Glutathione, the secret to fruity wines (or one of them, anyway)

Originally published in Palate Press: The online wine magazine

One of the things a lot of people look for in wines – in particular young-drinking wines – is a good dose of clean, expressive fruit. Logically, a great number of winemakers seek to provide just that, in a precise and reliable manner.

As they do so, one of the things these winemakers have to fight is oxidation, which tends to move aromas from fresh fruit to cooked, bruised or dried fruit, or even take the fruit flavors out altogether. But beyond one obvious thing – don’t let your wine get too much air – what elements, present in the wine itself allow oxidation to be kept at bay and freshness to be preserved?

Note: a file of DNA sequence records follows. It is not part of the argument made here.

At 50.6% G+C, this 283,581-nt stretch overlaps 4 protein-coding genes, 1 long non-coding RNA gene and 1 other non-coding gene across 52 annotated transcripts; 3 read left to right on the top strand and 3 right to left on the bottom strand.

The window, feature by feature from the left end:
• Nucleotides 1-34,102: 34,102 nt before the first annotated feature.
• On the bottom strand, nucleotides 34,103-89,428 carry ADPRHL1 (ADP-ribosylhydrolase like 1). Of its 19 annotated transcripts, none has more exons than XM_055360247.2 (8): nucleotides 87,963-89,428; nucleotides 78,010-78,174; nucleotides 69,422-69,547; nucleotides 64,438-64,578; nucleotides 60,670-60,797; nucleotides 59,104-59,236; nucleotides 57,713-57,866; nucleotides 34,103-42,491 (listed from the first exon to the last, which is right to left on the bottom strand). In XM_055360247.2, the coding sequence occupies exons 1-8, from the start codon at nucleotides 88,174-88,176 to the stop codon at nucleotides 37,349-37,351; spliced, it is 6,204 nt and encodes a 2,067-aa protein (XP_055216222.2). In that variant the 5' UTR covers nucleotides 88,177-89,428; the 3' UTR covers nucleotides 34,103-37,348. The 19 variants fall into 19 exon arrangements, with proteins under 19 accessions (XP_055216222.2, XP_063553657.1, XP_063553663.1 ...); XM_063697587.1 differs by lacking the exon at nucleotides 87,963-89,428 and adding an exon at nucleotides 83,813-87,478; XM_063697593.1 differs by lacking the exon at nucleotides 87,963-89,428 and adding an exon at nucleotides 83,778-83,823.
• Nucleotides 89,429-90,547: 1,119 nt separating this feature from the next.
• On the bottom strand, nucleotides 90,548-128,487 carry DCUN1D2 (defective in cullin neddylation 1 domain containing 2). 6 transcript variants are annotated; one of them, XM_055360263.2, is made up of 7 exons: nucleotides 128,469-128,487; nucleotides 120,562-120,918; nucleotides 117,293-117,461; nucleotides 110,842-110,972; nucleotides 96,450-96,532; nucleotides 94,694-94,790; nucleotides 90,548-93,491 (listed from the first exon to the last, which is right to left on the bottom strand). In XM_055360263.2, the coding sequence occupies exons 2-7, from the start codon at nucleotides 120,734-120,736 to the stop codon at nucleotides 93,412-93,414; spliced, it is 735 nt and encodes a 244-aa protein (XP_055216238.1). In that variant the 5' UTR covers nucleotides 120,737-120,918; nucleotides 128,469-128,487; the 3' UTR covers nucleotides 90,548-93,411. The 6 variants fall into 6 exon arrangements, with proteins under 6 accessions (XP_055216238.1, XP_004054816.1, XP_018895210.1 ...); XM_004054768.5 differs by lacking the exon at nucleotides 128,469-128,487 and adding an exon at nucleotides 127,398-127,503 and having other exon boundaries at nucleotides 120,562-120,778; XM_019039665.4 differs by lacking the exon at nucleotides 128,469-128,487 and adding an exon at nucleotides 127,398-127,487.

Certain things like acidity or tannins can help, but so can another component whose role in both fermentation and aging is truly surprising: glutathione.

This chemical component, which occurs naturally in many plants, including grapes, is remarkably powerful at fighting the effects of oxygen, in particular during the fermentation process. As research progresses, its role and its workings are gradually becoming clear. “It’s only recently that we’ve started to come to grips with it”, says Dr Maurizio Ugliano, enological research manager for Nomacorc, a synthetic cork company that has collaborated with a number of institutions around the world on projects regarding oxygen management in winemaking.

The role played by glutathione has mostly been studied in white wines, notably in sauvignon blanc, Ugliano explains. You know those passion fruit aromas in New Zealand sauvignon blanc? They are provided by a series of aromatic components becoming to a family called thiols. Thiols, however, are extremely sensitive to oxygen, and can degrade fast if nothing stands in the way …